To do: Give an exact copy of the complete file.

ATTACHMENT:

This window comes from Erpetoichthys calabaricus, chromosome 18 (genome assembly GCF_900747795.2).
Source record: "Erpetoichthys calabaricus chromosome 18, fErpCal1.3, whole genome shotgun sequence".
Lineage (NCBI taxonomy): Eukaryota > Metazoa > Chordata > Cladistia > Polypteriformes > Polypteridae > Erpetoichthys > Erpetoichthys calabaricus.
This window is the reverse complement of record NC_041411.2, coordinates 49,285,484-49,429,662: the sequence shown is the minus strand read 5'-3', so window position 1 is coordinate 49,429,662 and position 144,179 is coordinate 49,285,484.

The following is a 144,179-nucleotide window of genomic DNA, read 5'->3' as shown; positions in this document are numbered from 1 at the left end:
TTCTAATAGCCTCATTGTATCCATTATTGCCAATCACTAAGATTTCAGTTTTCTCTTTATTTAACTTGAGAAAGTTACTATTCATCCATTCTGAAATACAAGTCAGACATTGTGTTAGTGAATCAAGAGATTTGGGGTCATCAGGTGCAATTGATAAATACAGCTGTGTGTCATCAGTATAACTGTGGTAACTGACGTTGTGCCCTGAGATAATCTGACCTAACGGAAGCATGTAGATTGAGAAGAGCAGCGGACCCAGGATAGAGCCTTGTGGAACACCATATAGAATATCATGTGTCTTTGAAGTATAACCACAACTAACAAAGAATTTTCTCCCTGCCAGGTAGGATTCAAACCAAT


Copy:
This window comes from Erpetoichthys calabaricus, chromosome 18 (genome assembly GCF_900747795.2).
Source record: "Erpetoichthys calabaricus chromosome 18, fErpCal1.3, whole genome shotgun sequence".
Lineage (NCBI taxonomy): Eukaryota > Metazoa > Chordata > Cladistia > Polypteriformes > Polypteridae > Erpetoichthys > Erpetoichthys calabaricus.
This window is the reverse complement of record NC_041411.2, coordinates 49,285,484-49,429,662: the sequence shown is the minus strand read 5'-3', so window position 1 is coordinate 49,429,662 and position 144,179 is coordinate 49,285,484.

The following is a 144,179-nucleotide window of genomic DNA, read 5'->3' as shown; positions in this document are numbered from 1 at the left end:
TTCTAATAGCCTCATTGTATCCATTATTGCCAATCACTAAGATTTCAGTTTTCTCTTTATTTAACTTGAGAAAGTTACTATTCATCCATTCTGAAATACAAGTCAGACATTGTGTTAGTGAATCAAGAGATTTGGGGTCATCAGGTGCAATTGATAAATACAGCTGTGTGTCATCAGTATAACTGTGGTAACTGACGTTGTGCCCTGAGATAATCTGACCTAACGGAAGCATGTAGATTGAGAAGAGCAGCGGACCCAGGATAGAGCCTTGTGGAACACCATATAGAATATCATGTGTCTTTGAAGTATAACCACAACTAACAAAGAATTTTCTCCCTGCCAGGTAGGATTCAAACCAAT